British Columbia·Photos

Two of the world's best nature photographers are from Burnaby, B.C.

Award-winning photographers Connor Stefanison and Jess Findlay grew up down the street from each other in Burnaby, B.C., and got their start shooting wildlife around Burnaby Lake. Now, their work is featured at the Smithsonian in Washington, D.C.

Award-winning photographers Connor Stefanison and Jess Findlay got start shooting wildlife around Burnaby Lake

Jess Findlay (left) and Connor Stefanison (right) are two award-winning photographers who grew up together in Burnaby, B.C. (Jess Findlay/Connor Stefanison/CBC)

When Jess Findlay was 11 years old, his family moved into a new home in Burnaby, B.C.

He now lived two houses down from his future best friend, Connor Stefanison. The pair grew up doing everything together: skiing, hiking, mountain biking — and shooting award-winning photographs.

"We basically started photography at the exact same time," Stefanison told host Sheryl MacKay on CBC's North by Northwest. "We really grew up doing it all together."

Now, the pair's passion has been recognized in a big way: their work is featured at the internationally acclaimed Nature's Best Photography exhibition at the Smithsonian in Washington, D.C.

Jess Findlay and Connor Stefanison stand in front of their award-winning photos at the Smithsonian in Washington D.C. (Jess Findlay and Connor Stefanison)

Findlay and Stefanison took on photography as a hobby when they were in highschool, and their skills have since taken them around the world. They've shot everywhere from Scandinavia to the Andes — and recently made the trip to D.C. to watch their photos become inducted into the exhibition.

"You never assume that any pictures are going to be shown on this sort of scale," said Findlay. "We've both really enjoyed sharing our images ... having an image that can go on to do big things and be shown to millions of people that enter the Smithsonian, and potentially impact the way that they see wildlife ... it's amazing."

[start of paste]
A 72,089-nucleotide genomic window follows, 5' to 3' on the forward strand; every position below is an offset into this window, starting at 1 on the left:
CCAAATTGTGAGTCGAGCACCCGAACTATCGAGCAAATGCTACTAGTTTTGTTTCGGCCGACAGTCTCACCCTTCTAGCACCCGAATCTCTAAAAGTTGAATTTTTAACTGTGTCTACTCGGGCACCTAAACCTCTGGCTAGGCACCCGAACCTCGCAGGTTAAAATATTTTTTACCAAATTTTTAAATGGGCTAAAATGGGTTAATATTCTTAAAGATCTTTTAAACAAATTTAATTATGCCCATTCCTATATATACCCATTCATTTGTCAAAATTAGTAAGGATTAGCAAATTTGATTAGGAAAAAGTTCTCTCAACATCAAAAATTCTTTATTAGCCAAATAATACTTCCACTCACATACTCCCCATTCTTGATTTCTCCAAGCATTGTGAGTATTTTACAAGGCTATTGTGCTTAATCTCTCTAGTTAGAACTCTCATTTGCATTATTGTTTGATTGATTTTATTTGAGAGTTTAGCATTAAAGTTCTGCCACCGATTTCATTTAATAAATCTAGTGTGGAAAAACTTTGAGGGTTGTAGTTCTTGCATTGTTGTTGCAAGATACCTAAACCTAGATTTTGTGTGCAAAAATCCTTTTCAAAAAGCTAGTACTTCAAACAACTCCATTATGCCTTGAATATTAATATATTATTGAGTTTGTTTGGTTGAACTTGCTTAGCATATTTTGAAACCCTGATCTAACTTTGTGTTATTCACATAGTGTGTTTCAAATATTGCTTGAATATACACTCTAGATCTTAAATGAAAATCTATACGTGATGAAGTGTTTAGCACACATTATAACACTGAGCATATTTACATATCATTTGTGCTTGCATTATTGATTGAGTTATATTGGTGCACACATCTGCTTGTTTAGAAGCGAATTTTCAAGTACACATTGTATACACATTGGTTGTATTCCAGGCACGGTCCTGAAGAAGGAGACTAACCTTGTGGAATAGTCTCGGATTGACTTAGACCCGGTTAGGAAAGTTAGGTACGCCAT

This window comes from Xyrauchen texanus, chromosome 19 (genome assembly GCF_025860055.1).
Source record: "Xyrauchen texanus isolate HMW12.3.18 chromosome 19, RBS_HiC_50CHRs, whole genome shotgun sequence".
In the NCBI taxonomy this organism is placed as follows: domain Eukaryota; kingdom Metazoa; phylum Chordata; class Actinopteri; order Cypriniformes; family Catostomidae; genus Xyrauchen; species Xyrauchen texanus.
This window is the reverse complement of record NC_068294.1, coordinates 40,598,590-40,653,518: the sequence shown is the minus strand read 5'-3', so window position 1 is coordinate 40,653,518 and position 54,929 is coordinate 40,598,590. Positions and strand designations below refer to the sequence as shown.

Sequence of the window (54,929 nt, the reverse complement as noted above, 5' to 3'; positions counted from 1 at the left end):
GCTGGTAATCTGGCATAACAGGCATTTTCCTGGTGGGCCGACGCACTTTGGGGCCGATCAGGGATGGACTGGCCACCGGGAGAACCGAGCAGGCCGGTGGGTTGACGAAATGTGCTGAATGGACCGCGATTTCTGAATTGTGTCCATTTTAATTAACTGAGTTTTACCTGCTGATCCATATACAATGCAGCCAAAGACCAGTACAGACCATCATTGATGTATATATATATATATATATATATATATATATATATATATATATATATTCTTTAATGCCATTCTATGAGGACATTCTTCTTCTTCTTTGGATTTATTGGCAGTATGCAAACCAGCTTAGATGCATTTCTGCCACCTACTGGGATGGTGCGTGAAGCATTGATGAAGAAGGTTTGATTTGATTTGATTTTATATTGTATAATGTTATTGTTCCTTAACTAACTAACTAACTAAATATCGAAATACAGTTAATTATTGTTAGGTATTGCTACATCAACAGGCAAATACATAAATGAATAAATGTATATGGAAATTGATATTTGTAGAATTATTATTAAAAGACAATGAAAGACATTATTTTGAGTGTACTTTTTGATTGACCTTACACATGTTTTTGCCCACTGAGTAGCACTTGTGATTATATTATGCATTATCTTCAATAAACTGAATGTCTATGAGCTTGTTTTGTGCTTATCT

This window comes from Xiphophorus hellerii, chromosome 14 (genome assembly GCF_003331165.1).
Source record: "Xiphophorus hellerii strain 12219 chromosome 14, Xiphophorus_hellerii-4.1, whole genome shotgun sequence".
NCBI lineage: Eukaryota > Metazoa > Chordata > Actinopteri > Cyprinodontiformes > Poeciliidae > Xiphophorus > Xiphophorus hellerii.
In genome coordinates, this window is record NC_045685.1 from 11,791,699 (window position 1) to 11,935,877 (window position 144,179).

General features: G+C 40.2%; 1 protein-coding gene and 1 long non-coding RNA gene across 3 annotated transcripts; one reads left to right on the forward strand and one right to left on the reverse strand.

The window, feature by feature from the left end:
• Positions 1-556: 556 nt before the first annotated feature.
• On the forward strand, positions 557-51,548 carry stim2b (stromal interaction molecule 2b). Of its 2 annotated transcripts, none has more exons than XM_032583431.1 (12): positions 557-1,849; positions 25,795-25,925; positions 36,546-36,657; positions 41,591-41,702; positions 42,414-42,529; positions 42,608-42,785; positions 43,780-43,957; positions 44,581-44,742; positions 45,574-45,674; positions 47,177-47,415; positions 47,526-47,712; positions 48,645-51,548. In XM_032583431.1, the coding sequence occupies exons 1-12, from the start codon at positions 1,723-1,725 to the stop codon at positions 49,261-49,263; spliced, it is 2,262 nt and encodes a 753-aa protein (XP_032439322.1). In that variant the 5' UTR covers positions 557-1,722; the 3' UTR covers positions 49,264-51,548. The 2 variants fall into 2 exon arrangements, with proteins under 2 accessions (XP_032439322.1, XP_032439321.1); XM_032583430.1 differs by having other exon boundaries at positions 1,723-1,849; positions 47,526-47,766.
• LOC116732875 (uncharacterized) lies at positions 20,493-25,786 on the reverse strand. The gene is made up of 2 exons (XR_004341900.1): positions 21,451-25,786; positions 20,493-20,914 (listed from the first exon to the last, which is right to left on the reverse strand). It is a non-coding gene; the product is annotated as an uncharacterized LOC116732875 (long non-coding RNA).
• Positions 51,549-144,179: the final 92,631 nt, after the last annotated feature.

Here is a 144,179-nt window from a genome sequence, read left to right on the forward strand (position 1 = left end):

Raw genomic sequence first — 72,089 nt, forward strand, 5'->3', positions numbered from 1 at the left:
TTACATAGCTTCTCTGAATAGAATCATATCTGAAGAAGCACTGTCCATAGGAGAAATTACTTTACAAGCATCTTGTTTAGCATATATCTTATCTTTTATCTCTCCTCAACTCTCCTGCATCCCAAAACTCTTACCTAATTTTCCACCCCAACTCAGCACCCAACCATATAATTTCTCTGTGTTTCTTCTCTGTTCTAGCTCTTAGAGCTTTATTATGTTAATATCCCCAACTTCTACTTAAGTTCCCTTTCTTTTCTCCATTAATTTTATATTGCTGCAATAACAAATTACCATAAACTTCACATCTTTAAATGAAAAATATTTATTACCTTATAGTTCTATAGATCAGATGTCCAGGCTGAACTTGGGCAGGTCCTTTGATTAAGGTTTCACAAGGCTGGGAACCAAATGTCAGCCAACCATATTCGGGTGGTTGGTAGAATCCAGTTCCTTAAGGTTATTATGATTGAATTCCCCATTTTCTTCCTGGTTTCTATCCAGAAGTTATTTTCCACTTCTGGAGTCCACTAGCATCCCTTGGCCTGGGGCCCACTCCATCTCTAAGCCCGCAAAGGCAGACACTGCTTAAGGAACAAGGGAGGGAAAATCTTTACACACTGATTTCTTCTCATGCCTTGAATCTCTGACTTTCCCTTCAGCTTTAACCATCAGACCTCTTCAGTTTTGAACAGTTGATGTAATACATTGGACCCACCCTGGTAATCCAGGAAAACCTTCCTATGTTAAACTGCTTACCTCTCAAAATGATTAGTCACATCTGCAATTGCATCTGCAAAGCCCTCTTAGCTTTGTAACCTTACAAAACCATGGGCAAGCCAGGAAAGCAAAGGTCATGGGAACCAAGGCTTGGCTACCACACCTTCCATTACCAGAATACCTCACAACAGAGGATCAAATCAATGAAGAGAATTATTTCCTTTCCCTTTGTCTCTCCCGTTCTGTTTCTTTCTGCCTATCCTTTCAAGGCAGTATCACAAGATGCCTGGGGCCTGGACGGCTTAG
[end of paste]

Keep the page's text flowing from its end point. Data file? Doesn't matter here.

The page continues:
Sleepy sea otter

An easy-going sea otter takes a nap in Kachemak Bay in Alaska. (Jess Findlay)

Each shooter has one photo featured in the exhibition. For Findlay, his prized snapshot of a sleeping sea otter in Alaska's Kachemak Bay will be on full display for nearly a year.

He says he came across the creature after he kayaked into a small, secluded cove. He shot several hundred photos before he captured the image he'd been waiting for..

"The shot that I really envisioned was when their fur is really fluffed up," he said. "The pose that I captured I thought was something special."

Menacing muskox

Three menacing muskoxen stand their ground in Dovrefjell–Sunndalsfjella National Park in Norway. (Connor Stefanison)

Connor Stefanison spent days hiking alone in the Norwegian back country, carrying a heavy load of camping and camera gear.

"It was really quite a tough trip, there was a lot of walking. I think I was averaging 20 kilometres a day trying to find [them]," said Stefanison.

He had to forego one his longest lenses to keep the load as light as possible — so he had to get close to get the shots he wanted.

"I got bluff charged a few times by a muskox — it's really quite nerve-racking."

Click here to listen to listen to their full interview on CBC's North by Northwest and hear more about their travels.

Some of their favourites

Mountain goats rest beneath a starlit sky. (Connor Stefanison)
Two snowy owl chicks no more than a day or two old await the hatching of their siblings. Attu Island, Aleutian Islands, Alaska, US. (Jess Findlay)
A bobcat cautiously crawls over a toppled tree. (Connor Stefanison)
A map tree frog (Hypsiboas geographicus) appears to balance the full moon on its head in the Amazon rainforest in Ecuador. (Jess Findlay)